Dr. Sergio Chávez is an assistant professor of sociology at Rice University. He received his B.A. in sociology from the University of California Davis and his Ph.D. from Cornell University. Dr. Chávez has conducted field research in Tijuana and Guanajuato, Mexico and North Carolina on internal and international migration, labor markets, social networks and border studies. Currently, he is completing a book manuscript that examines the dynamic living and working strategies border migrants employ as immigration policies, border enforcement, economic restructuring, and social resources evolve in the cross-border urban environment of Tijuana. Another project (with Robin Paige) investigates the centrality of emotions in the migration process. In particular, the emotion work nonmigrating women perform to support the paid labor of their migrant spouses. His other work investigates the meaning of being a migrant “roofero”, such as how men construct their masculine identities through their occupation, and how masculinity shapes how men perform their jobs, deal with injuries and sickness, and relate to their families in Mexico.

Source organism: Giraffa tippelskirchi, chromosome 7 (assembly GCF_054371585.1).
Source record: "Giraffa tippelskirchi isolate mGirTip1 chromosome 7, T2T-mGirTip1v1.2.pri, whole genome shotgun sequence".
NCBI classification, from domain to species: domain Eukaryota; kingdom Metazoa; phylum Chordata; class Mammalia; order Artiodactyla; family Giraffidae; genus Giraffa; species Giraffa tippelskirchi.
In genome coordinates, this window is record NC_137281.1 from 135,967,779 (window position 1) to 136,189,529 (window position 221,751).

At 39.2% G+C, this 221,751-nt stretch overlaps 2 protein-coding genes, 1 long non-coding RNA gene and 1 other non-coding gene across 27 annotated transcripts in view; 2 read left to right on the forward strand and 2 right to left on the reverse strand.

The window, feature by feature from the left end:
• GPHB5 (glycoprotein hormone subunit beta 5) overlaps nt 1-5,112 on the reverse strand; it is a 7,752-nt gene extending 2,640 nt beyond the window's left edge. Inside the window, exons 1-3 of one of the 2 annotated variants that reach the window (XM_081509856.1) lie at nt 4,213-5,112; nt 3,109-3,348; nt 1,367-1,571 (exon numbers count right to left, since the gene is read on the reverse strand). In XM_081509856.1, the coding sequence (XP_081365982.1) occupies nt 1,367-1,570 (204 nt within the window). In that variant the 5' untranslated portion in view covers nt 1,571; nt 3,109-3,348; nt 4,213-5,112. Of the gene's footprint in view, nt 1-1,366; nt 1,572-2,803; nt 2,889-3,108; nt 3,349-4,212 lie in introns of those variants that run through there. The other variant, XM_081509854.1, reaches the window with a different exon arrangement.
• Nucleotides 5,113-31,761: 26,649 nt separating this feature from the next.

Ted Mouw, Sergio Chávez, Heather Edelblute, and Ashton Verdery (Forthcoming). “Binational Social Networks and Assimilation: A Test of the Importance of Transnationalism.” Social Problems.
Ted Mouw and Sergio Chávez(2012). “Linguistic Niches and the Wage Growth of Latino Immigrants.” Social Forces, 91(2):423-452.
Sergio Chávez (2012). “The Sonoran Desert’s Domestic Bracero Programme: Institutional Actors and the Creation of Labour Migration Streams.” International Migration, 50(2): 20-40.
Sergio Chávez (2011). “Navigating the U.S.-Mexico Border: The Crossing Strategies of Undocumented Workers in Tijuana, Mexico.” Ethnic and Racial Studies. 34(8): 1320-1337.
Magalí Muría and Sergio Chávez (2011). “Shopping and Working in the Borderlands: Enforcement, Surveillance and Marketing in Tijuana, Mexico.” Surveillance and Society 8(3): 355-373.
Sergio Chávez (2005). “Community, Ethnicity, and Class in a Changing Rural California Town,” Rural Sociology 70(3): 28-49.
P.O. Box 1892
Houston, TX 77251